This paper examines what CPAs do and what accounting educators teach in the US and China. The comparison reveals that while practicing CPAs provide many finance and finance related services, accounting educators offer only limited exposure of finance to accounting students. The finding shows that there is a knowledge gap in finance among accounting students. To provide quality finance and finance related service, additional finance training is necessary for the future CPAs. The paper further discusses the difficulties of making curricular changes, and needs and benefits of integrating finance in accounting education. It also makes preliminary recommendations on what and how to integrate finance in accounting curricula.
Profound changes in accounting practice have made it necessary to revise the accounting curricula. The calls for changes in accounting education in US are well documented. In its 1986 report titled "Future Accounting Education: Preparing for the Expanding Profession," the American Accounting Association indicates that a growing gap exists between what accountants do and what accounting educators teach (AAA, 1986). The AICPA's CPA Vision Project: Focus on the Horizon calls for modified education programs to meet the future needs of CPAs (AICPA, 1998). In three separate studies published in 1994, 1996, and 1999, the IMA warns accounting education needs to change if it is to meet the future needs of accountants in industry (IMA, 1994, 1996, 1999). Evidence shows that the previous warnings for changes in accounting education have for the most part been ignored and accounting education is being delivered the same way today as it was 20 or 30 years ago (Albrecht & Sack, 2000). Albrecht and Sack warn that because practice has changed so dramatically and because accounting education has not kept up, accounting programs have lost ground to other business majors, to corporate competitors, and to other types of educational programs.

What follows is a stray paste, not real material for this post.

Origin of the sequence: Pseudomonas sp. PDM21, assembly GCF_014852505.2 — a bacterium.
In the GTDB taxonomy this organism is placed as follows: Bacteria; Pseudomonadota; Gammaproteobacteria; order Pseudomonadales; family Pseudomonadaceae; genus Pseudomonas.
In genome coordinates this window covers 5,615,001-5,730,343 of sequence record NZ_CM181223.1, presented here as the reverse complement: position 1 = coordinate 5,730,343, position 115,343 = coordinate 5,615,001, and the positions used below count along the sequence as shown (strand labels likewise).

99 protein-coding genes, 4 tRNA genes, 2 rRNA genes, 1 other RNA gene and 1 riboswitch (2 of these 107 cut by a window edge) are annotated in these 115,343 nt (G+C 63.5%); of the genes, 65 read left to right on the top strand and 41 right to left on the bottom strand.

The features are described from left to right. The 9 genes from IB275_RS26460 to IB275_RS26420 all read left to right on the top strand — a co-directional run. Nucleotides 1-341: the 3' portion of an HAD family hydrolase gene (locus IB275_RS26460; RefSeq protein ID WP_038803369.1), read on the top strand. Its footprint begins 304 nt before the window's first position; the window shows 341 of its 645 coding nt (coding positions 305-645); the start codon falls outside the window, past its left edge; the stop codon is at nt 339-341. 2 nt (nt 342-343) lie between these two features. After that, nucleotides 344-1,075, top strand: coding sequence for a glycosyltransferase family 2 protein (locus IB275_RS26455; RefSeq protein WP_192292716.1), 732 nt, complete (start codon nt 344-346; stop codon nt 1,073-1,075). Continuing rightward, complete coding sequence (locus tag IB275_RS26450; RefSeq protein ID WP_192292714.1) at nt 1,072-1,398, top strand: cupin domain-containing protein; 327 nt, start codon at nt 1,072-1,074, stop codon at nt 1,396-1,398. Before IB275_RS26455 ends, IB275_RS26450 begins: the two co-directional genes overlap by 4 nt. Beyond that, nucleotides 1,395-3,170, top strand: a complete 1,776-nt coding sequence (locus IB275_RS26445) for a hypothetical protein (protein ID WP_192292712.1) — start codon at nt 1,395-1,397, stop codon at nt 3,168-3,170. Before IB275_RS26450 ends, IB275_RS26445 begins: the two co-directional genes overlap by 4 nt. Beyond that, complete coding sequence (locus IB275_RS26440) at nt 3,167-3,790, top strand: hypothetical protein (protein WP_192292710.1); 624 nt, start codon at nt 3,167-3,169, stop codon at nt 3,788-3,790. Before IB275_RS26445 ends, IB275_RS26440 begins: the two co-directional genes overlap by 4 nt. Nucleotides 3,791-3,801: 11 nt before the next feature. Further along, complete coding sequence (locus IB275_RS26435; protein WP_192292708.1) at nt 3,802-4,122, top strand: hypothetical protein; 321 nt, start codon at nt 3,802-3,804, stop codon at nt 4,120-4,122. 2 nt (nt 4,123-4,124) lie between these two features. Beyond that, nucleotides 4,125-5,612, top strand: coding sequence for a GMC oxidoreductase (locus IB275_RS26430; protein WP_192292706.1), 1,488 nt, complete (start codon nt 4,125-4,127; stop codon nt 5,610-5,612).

Chinese accounting profession has undergone significant changes since China adopted the policy of economic reform and opening up to the world. The broad transformation in many aspects in China has completely altered the landscape of the accounting profession. The certified public accountant profession was established in the early 1980's. There were only 500 CPAs in China in 1986. They mainly provided service to clients in foreign invested enterprises. The numbers grew to 3,000 in 1988, more than 10,000 in 1993, and more than 50,000 in 2000 (CICPA, 2001; Li, 2001). Currently, CPAs provide services to a broad range of customers including government agencies, state owned enterprises, foreign invested enterprises, privately owned enterprises, and publicly traded companies. The sweeping changes have a significant impact on accounting education. The CPA major has been established at major Chinese universities. Accounting curricula at higher education institutions were completely revised in the past 20 years (Cooper et al., 1994; Tang, 1997; Smith et al., 1999; Chan & Rotenberg, 1999). Although the Chinese accounting programs have made progress in preparing future CPAs, there are still many areas that need to be improved. For example, content covered in the existing accounting textbooks do not meet the needs of CPA education, and there is a gap between what employers want from new accounting graduates and what is taught in universities' CPA programs (Xun, 2002). Chinese accounting programs should further revise their curricula, update faculty knowledge, and improve pedagogy to better help students acquire knowledge, skills, and abilities needed to advance in their careers.
This paper examines the differences between what CPAs do and what accounting educators teach in undergraduate accounting programs in the US and China. The US is the largest developed country and China is the largest developing country. Professional services such as accounting play an important role in the American economy. …